The term user experience was brought to wider knowledge by Donald Norman in the mid-1990s. He never intended the term "user experience" to be applied only to the affective aspects of usage. A review of his earlier work  suggests that the term "user experience" was coined to signal a shift to include affective factors, along with the pre-requisite behavioral concerns, which had been traditionally considered in the field. Many usability practitioners continue to research and attend to affective factors associated with end-users, and have been doing so for years, long before the term "user experience" was introduced in the mid-1990s . In an interview in 2007 Norman discusses the widespread use of the term "user experience" and its imprecise meaning as a consequence thereof.
Several developments affected the rise of interest in the user experience:
The field of user experience represents an expansion and extension of the field of usability, to include the holistic perspective of how a person feels about using a system. The focus is on pleasure and value as well as on performance. The exact definition, framework, and elements of user experience are still evolving.
User Experience of an interactive product or a web site is usually measured by a number of methods, including questionnaires, focus groups, and other methods. A freely available questionnaire (available in several languages) is the User Experience Questionnaire UEQ. The development and validation of this questionnaire is described in 
Google Ngram Viewer shows an earliest use of the term "User Experience" as 1963. Use of the term in relation to computer software also pre-dates Norman.
The University of Waterloo Stratford Campus held a UX bootcamp on its campus in November 2013.  It had teams develop solutions to a given real life problem using the 5 planes of UX, which are surface, skeleton, structure, scope and strategy.
Many factors can influence a user's experience with a system. To address the variety, factors influencing user experience have been classified into three main categories: user's state and previous experience, system properties, and the usage context (situation). Studying typical users, contexts, interactions and resulting emotions help in designing the system.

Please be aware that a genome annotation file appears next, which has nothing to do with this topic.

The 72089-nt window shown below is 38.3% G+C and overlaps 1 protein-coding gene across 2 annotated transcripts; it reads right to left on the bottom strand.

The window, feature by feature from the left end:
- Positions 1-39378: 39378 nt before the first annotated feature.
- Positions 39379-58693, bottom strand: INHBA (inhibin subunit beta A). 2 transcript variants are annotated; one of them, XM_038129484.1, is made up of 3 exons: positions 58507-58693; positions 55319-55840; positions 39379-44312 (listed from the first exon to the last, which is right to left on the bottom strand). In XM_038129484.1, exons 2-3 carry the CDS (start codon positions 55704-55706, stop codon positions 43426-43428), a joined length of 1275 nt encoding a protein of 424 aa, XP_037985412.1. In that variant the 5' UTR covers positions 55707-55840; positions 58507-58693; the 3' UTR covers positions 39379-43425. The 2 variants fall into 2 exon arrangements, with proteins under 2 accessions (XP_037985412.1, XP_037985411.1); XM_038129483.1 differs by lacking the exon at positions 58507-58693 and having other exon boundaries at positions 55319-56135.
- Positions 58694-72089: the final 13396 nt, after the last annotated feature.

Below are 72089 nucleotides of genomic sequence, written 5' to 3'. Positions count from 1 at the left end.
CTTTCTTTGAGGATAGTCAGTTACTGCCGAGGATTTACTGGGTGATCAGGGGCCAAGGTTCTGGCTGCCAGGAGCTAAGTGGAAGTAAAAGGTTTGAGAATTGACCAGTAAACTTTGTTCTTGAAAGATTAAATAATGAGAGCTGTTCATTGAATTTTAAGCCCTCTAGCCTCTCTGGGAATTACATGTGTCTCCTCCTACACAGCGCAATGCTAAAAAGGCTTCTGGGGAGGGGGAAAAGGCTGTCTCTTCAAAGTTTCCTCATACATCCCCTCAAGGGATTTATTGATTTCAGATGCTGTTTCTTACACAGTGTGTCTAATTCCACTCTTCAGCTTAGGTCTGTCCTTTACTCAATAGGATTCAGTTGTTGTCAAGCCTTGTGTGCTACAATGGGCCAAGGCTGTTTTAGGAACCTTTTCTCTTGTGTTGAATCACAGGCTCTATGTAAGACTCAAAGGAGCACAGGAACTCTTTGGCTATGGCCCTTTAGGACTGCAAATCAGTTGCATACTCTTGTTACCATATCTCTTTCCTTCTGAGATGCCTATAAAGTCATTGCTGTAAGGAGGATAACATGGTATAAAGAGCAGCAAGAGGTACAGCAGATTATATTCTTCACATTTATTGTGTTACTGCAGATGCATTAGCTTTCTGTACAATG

Single experiences influence the overall user experience: the experience of a key click affects the experience of typing a text message, the experience of typing a message affects the experience of text messaging, and the experience of text messaging affects the overall user experience with the phone. The overall user experience is not simply a sum of smaller interaction experiences, because some experiences are more salient than others. Overall user experience is also influenced by factors outside the actual interaction episode: brand, pricing, friends' opinions, reports in media, etc.
One branch in user experience research focuses on emotions.This includes momentary experiences during interaction: designing affective interaction and evaluating emotions. Another branch is interested in understanding the long-term relation between user experience and product appreciation. The industry sees good overall user experience with a company's products as critical for securing brand loyalty and enhancing the growth of customer base. All temporal levels of user experience (momentary, episodic, and long-term) are important, but the methods to design and evaluate these levels can be very different.